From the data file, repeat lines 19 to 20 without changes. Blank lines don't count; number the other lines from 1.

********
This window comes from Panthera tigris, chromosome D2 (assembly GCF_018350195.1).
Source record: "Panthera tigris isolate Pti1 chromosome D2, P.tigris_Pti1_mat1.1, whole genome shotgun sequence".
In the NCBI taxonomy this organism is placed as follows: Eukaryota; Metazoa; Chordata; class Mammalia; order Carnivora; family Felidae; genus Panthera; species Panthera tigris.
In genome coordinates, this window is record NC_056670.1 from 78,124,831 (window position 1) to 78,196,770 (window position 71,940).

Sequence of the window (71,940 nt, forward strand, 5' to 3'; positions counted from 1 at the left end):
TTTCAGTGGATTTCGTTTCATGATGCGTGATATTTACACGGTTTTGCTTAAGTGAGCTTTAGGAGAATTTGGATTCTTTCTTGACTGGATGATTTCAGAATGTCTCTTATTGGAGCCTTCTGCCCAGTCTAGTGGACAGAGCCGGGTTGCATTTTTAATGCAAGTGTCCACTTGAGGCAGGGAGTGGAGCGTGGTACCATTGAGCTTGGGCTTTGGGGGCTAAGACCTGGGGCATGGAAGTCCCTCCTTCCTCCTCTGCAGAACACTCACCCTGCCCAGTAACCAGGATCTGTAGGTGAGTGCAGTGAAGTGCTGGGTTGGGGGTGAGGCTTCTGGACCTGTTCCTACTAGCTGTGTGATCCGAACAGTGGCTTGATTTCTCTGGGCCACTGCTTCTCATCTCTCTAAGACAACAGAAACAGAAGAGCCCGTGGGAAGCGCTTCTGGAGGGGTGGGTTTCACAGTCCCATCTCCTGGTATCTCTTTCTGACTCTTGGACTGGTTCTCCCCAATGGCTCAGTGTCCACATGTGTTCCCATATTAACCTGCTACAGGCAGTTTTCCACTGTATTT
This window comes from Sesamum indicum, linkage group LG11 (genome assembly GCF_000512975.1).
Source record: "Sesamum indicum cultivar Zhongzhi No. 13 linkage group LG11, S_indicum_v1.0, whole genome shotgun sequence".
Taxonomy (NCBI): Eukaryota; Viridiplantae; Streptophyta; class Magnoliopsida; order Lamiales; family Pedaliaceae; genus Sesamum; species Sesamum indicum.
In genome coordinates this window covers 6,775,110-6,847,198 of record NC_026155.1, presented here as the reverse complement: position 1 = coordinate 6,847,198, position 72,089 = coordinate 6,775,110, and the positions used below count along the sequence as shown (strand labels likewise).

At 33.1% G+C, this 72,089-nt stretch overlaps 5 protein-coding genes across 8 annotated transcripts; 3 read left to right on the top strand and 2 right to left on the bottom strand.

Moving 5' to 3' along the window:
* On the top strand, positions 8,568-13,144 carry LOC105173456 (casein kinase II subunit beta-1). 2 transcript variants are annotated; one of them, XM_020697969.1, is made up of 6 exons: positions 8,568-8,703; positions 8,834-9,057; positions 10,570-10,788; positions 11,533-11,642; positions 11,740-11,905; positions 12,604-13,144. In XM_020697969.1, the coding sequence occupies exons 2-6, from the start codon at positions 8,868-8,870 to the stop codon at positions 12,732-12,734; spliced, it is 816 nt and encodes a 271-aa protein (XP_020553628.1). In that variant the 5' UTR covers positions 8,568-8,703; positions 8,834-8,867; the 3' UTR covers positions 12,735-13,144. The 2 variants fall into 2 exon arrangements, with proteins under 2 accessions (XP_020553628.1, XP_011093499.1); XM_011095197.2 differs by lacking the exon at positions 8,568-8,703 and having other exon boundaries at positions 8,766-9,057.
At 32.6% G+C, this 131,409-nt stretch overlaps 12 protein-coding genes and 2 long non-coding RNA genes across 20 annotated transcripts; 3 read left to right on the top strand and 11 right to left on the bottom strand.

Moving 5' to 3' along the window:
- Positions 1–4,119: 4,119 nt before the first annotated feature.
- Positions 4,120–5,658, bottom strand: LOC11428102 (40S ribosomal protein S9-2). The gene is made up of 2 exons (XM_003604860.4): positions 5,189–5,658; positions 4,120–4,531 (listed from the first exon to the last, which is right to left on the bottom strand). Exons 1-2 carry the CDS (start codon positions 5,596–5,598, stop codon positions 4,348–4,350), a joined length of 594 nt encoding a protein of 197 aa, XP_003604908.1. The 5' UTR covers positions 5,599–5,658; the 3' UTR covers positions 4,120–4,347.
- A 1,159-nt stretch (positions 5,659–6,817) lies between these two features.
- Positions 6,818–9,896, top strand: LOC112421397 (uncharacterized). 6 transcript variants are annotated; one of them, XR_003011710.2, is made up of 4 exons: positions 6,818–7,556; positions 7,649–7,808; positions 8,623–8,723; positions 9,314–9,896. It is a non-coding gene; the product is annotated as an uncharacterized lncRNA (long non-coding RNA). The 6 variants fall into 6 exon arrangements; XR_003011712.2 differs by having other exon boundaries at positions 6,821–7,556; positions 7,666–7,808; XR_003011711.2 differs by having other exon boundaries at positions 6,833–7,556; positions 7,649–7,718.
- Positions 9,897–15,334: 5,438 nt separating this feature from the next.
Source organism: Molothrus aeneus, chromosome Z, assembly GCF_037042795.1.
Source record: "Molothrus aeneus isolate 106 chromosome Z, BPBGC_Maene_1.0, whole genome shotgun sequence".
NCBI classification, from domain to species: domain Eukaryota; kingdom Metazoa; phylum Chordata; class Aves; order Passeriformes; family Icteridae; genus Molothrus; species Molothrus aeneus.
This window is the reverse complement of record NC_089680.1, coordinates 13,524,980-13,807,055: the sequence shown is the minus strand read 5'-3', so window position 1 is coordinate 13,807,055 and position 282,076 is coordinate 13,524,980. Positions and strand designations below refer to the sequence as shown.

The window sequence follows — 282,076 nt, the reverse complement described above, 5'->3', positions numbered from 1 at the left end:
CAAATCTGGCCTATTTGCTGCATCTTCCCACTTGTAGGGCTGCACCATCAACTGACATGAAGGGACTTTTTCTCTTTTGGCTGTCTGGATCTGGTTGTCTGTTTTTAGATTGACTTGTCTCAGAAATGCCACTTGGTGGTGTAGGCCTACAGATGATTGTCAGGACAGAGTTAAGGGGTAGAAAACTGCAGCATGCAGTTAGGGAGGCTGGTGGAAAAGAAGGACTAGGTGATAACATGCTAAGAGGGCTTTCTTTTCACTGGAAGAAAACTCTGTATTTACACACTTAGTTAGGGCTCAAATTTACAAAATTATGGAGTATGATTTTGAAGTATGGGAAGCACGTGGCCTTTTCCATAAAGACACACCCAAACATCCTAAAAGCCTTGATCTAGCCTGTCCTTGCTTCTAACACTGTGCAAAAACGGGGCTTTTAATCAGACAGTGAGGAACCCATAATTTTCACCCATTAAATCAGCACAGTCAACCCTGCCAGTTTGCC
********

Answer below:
- Positions 6,818–9,896, top strand: LOC112421397 (uncharacterized). 6 transcript variants are annotated; one of them, XR_003011710.2, is made up of 4 exons: positions 6,818–7,556; positions 7,649–7,808; positions 8,623–8,723; positions 9,314–9,896. It is a non-coding gene; the product is annotated as an uncharacterized lncRNA (long non-coding RNA). The 6 variants fall into 6 exon arrangements; XR_003011712.2 differs by having other exon boundaries at positions 6,821–7,556; positions 7,666–7,808; XR_003011711.2 differs by having other exon boundaries at positions 6,833–7,556; positions 7,649–7,718.
- Positions 9,897–15,334: 5,438 nt separating this feature from the next.